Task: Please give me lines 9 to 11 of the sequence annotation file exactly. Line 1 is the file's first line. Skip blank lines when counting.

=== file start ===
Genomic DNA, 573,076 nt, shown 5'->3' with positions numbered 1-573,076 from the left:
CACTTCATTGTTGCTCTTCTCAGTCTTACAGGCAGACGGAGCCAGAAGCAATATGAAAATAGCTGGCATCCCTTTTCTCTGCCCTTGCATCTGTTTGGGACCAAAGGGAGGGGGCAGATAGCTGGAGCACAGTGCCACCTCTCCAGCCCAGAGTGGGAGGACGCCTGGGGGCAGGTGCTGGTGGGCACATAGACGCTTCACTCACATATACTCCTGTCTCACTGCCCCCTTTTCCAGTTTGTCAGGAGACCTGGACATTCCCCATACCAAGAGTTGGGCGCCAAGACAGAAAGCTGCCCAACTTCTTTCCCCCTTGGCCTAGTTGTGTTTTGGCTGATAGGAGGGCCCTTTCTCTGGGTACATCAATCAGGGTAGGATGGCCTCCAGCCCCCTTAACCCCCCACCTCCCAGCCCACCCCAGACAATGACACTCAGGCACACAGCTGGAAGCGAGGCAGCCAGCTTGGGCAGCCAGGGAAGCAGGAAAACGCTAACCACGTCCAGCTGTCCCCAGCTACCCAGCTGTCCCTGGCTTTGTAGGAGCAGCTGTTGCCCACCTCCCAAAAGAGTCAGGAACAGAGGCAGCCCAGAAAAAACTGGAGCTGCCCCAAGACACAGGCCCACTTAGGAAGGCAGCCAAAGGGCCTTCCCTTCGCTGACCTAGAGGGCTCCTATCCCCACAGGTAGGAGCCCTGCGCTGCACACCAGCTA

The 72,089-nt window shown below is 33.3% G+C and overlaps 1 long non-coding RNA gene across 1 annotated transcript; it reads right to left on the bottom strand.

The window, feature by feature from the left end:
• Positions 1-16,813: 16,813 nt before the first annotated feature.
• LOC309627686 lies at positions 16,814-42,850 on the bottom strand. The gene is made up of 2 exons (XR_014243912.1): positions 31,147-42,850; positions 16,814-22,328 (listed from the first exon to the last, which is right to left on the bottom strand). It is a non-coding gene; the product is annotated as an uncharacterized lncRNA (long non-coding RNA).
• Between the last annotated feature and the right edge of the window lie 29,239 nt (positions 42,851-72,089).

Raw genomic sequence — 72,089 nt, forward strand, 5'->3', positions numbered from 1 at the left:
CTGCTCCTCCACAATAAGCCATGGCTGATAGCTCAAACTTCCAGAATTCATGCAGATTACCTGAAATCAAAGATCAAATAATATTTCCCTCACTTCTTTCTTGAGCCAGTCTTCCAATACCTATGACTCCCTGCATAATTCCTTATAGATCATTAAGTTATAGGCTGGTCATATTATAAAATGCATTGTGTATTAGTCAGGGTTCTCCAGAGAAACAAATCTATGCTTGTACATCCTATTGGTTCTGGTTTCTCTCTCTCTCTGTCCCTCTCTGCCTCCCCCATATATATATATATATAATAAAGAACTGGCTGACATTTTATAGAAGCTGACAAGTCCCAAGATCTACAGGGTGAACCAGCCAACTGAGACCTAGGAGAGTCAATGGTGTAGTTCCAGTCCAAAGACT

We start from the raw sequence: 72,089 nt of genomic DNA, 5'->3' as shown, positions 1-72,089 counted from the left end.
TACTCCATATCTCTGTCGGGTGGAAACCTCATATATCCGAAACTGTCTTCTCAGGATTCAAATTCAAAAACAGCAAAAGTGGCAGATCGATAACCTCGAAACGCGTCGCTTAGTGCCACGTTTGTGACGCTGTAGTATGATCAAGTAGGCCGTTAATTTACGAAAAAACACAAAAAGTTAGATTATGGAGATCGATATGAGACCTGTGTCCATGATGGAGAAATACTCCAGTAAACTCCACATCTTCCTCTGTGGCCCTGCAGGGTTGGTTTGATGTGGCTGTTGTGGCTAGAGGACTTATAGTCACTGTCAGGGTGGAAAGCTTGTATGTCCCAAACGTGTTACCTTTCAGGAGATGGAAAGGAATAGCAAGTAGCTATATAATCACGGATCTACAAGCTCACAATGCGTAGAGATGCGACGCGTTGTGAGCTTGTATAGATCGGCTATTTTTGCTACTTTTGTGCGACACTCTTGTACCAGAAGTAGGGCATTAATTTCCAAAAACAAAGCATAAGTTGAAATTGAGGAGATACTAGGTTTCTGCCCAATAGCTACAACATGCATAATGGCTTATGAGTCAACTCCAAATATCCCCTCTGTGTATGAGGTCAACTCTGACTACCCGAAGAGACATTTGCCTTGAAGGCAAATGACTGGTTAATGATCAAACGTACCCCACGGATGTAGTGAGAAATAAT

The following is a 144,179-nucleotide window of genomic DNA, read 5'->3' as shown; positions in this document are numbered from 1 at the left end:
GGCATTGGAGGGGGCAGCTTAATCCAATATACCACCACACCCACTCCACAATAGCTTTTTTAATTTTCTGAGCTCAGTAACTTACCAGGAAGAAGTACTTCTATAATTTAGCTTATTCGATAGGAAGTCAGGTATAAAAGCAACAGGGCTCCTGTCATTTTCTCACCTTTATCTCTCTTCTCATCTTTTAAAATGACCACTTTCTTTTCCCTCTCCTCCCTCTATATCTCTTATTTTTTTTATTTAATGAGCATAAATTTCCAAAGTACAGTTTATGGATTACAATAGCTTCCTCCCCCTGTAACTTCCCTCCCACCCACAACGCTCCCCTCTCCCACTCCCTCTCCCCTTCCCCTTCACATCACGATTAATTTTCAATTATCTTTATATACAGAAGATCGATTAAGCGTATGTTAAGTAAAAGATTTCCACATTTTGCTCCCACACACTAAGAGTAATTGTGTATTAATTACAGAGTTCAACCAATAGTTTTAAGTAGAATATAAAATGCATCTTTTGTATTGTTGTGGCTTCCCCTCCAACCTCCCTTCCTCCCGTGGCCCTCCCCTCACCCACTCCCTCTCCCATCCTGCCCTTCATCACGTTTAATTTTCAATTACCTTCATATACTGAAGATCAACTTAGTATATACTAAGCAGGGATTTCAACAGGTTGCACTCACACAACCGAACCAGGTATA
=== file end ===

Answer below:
CTGCTCCTCCACAATAAGCCATGGCTGATAGCTCAAACTTCCAGAATTCATGCAGATTACCTGAAATCAAAGATCAAATAATATTTCCCTCACTTCTTTCTTGAGCCAGTCTTCCAATACCTATGACTCCCTGCATAATTCCTTATAGATCATTAAGTTATAGGCTGGTCATATTATAAAATGCATTGTGTATTAGTCAGGGTTCTCCAGAGAAACAAATCTATGCTTGTACATCCTATTGGTTCTGGTTTCTCTCTCTCTCTGTCCCTCTCTGCCTCCCCCATATATATATATATATAATAAAGAACTGGCTGACATTTTATAGAAGCTGACAAGTCCCAAGATCTACAGGGTGAACCAGCCAACTGAGACCTAGGAGAGTCAATGGTGTAGTTCCAGTCCAAAGACT

We start from the raw sequence: 72,089 nt of genomic DNA, 5'->3' as shown, positions 1-72,089 counted from the left end.
TACTCCATATCTCTGTCGGGTGGAAACCTCATATATCCGAAACTGTCTTCTCAGGATTCAAATTCAAAAACAGCAAAAGTGGCAGATCGATAACCTCGAAACGCGTCGCTTAGTGCCACGTTTGTGACGCTGTAGTATGATCAAGTAGGCCGTTAATTTACGAAAAAACACAAAAAGTTAGATTATGGAGATCGATATGAGACCTGTGTCCATGATGGAGAAATACTCCAGTAAACTCCACATCTTCCTCTGTGGCCCTGCAGGGTTGGTTTGATGTGGCTGTTGTGGCTAGAGGACTTATAGTCACTGTCAGGGTGGAAAGCTTGTATGTCCCAAACGTGTTACCTTTCAGGAGATGGAAAGGAATAGCAAGTAGCTATATAATCACGGATCTACAAGCTCACAATGCGTAGAGATGCGACGCGTTGTGAGCTTGTATAGATCGGCTATTTTTGCTACTTTTGTGCGACACTCTTGTACCAGAAGTAGGGCATTAATTTCCAAAAACAAAGCATAAGTTGAAATTGAGGAGATACTAGGTTTCTGCCCAATAGCTACAACATGCATAATGGCTTATGAGTCAACTCCAAATATCCCCTCTGTGTATGAGGTCAACTCTGACTACCCGAAGAGACATTTGCCTTGAAGGCAAATGACTGGTTAATGATCAAACGTACCCCACGGATGTAGTGAGAAATAAT